LAX to the MAX!
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An Interview With Isabela Seitz:The Stuyvesant Huskies finished last season with a record of 7-5 and qualified for playoffs. This year, they are hoping to return stronger and place higher in their division, giving them a higher seed. Senior and captain Isabela Seitz had 24 goals and six assists, playing in all 12 league games last year. Leading the team with junior and fellow captain Emory Walsh, the Huskies have an exciting season ahead.Grade: Senior
Eye color: Green
Hair color: Blonde
1. When did you start playing lacrosse?
I started playing lacrosse in the fourth grade—first outside of school and then all the way throughout middle school. When I came to Stuyvesant, I didn’t join the team freshman year, but then I started from sophomore year and onward.
2. Do you play in a club outside of school?
Before Stuyvesant, I played outside of school on a club team starting in the fourth grade. It gave me a chance to branch out from the people that I knew, and it introduced me to a new sport that I will always love to play.
3. What are your goals coming into the season for the team?
We have a lot of new girls and a new coach this year. My goal this year is probably for us to become a collective unit and do well together as a new group.
4. What do you hope to improve within your own skills this season?
I definitely want to be more offensive this year, and you always want to communicate better. I always want to improve my accuracy for shooting, and I also want to pass more. Being as aggressive as I can is something else as well.
5. As an athlete, how have you juggled sports with work?
I would say it's a little different for me; I already play a year-round outside of school: hockey. So freshman year, I didn’t play lacrosse because of hockey. The transition into the Stuyvesant workload happened when I was only playing one sport. Therefore, when I started playing lacrosse, the transition wasn’t as hard, and I already adjusted myself. The balance is always hard. You are sometimes doing work until midnight or at school. It’s just a hard balance being a student-athlete.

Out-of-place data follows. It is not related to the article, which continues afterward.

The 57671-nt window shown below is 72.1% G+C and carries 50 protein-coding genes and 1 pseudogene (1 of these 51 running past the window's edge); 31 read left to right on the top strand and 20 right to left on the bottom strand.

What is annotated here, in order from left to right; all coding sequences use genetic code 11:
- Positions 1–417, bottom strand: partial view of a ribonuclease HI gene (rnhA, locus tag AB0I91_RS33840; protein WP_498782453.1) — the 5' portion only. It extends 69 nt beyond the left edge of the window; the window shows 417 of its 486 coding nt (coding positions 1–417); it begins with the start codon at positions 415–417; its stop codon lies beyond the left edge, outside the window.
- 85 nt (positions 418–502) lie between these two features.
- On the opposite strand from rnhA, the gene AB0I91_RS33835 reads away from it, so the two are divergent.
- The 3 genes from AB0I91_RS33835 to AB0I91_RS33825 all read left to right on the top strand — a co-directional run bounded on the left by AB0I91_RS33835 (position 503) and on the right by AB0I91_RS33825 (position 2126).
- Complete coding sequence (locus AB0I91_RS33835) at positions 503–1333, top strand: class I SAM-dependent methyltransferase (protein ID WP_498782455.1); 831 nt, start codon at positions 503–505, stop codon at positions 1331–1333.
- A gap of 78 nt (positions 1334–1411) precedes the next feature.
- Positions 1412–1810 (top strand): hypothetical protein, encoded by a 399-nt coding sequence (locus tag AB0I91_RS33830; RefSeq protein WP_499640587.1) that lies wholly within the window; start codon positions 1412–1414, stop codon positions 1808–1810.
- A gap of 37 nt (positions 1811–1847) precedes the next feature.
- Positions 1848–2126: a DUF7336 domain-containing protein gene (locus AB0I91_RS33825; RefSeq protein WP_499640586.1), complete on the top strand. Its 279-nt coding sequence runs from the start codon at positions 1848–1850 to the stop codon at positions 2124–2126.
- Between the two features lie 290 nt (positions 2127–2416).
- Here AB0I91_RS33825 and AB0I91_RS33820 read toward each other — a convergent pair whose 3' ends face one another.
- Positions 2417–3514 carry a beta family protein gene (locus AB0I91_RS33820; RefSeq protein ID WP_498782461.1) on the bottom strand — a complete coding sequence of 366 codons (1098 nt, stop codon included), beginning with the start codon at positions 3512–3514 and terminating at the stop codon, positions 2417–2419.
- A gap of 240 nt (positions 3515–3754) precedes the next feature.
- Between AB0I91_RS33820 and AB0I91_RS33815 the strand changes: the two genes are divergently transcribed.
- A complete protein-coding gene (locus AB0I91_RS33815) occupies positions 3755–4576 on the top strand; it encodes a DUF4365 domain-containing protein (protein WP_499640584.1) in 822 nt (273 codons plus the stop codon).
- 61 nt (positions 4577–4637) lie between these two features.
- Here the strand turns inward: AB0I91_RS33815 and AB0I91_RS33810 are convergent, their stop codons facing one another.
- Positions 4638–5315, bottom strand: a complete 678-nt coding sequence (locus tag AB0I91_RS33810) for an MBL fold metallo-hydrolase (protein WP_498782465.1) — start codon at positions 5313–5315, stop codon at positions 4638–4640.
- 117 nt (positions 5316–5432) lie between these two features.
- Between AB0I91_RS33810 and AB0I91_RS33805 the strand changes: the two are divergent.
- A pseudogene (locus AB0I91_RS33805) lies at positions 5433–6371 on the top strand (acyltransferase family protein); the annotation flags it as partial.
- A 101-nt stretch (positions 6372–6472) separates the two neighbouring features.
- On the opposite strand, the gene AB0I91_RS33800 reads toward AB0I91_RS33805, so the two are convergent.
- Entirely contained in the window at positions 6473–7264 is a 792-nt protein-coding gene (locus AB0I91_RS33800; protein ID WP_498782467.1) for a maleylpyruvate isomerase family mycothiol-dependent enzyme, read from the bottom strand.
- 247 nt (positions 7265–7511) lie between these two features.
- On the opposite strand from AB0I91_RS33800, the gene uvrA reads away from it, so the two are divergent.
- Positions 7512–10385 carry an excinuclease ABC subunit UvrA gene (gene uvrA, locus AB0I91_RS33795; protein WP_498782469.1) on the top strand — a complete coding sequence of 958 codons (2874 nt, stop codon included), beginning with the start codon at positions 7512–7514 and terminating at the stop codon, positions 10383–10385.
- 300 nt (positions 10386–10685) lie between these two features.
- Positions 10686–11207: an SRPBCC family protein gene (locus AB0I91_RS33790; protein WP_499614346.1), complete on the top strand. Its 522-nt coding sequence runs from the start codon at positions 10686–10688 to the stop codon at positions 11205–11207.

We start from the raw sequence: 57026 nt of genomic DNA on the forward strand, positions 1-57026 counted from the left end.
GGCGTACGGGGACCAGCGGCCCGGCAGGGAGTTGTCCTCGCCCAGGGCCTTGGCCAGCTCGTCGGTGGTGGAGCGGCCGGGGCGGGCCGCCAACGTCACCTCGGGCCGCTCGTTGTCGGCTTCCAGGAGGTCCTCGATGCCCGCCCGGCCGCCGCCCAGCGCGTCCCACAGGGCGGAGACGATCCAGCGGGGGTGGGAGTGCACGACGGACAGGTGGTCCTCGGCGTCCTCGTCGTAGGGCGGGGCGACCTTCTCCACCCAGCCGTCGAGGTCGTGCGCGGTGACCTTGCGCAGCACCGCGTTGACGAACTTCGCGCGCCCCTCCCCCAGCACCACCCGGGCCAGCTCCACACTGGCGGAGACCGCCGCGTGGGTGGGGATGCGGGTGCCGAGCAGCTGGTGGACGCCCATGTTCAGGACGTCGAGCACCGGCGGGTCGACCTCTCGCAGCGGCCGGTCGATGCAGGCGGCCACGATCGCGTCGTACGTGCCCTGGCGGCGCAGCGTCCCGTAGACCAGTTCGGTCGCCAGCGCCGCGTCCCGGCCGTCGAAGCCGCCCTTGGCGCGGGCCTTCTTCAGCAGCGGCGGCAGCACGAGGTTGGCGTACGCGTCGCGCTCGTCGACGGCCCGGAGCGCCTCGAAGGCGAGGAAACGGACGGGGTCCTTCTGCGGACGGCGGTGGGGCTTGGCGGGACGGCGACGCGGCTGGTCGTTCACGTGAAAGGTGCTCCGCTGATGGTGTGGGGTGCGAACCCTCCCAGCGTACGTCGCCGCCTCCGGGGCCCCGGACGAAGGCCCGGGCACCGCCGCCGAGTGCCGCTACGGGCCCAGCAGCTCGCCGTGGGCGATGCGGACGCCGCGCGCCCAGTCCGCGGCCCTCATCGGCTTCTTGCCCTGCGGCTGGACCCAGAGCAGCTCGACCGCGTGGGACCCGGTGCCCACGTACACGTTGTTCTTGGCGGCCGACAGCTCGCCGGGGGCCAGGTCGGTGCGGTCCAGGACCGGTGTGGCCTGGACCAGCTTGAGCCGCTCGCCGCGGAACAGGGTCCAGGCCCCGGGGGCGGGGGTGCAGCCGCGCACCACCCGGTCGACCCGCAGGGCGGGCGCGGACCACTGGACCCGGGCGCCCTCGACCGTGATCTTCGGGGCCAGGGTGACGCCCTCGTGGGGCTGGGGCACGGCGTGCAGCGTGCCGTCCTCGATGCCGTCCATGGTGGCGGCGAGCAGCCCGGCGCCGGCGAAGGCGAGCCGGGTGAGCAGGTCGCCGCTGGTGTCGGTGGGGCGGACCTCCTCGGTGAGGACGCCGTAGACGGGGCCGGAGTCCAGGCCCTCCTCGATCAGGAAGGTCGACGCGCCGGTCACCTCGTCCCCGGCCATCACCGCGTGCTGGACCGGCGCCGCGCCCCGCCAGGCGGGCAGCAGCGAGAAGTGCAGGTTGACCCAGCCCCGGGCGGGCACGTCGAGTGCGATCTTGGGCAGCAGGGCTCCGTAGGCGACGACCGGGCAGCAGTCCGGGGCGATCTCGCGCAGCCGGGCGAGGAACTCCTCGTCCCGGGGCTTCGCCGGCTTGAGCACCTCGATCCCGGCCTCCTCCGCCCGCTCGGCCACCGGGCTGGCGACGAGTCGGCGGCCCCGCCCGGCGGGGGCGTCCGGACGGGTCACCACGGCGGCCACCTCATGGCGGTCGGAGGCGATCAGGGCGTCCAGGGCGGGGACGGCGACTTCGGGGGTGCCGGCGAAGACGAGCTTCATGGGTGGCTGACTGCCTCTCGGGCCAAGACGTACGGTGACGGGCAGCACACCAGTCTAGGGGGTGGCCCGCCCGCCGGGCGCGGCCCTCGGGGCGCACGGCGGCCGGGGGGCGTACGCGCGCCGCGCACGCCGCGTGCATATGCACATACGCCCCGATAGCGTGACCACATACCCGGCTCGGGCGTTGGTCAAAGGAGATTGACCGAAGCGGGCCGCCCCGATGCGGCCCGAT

6. Tips for how to handle the balance?
Something I used to have trouble with is putting school before sports. A lot of athletes I know get caught up with how important their sport is, but I always believe that school should hold priority.
7. Proudest moment so far?
For me personally, it was when I scored my first goal on the field last year. It was really fun, and I will always remember that. It was a pretty solid moment! For the team, I’m always proud of every win, but what the team does collectively also makes me proud.
8. Funniest player or moment?
The funniest player on the team is going to have to be Mai Rachlevsky. She’s like a mood-lifter for the team. You always have that one person on the team who can bring the team together with laughter, and Mai is that girl.
9. Something you are going to miss?
I’m going to miss the sport itself a lot, but I will also miss the community. Both sports I play are team sports (lacrosse and hockey), as I love just the social aspect of teams. You are with the same 20 girls every day, and you grow together. Furthermore, as a senior, I often lend advice to the younger girls on the team. I’m going to miss the friendships that I made while being part of the team.
Choice drink: Milk
Favorite food: Pasta
Motto to live by: You miss 100 percent of the shots you do not make.
Fun fact: I play ice hockey outside of school!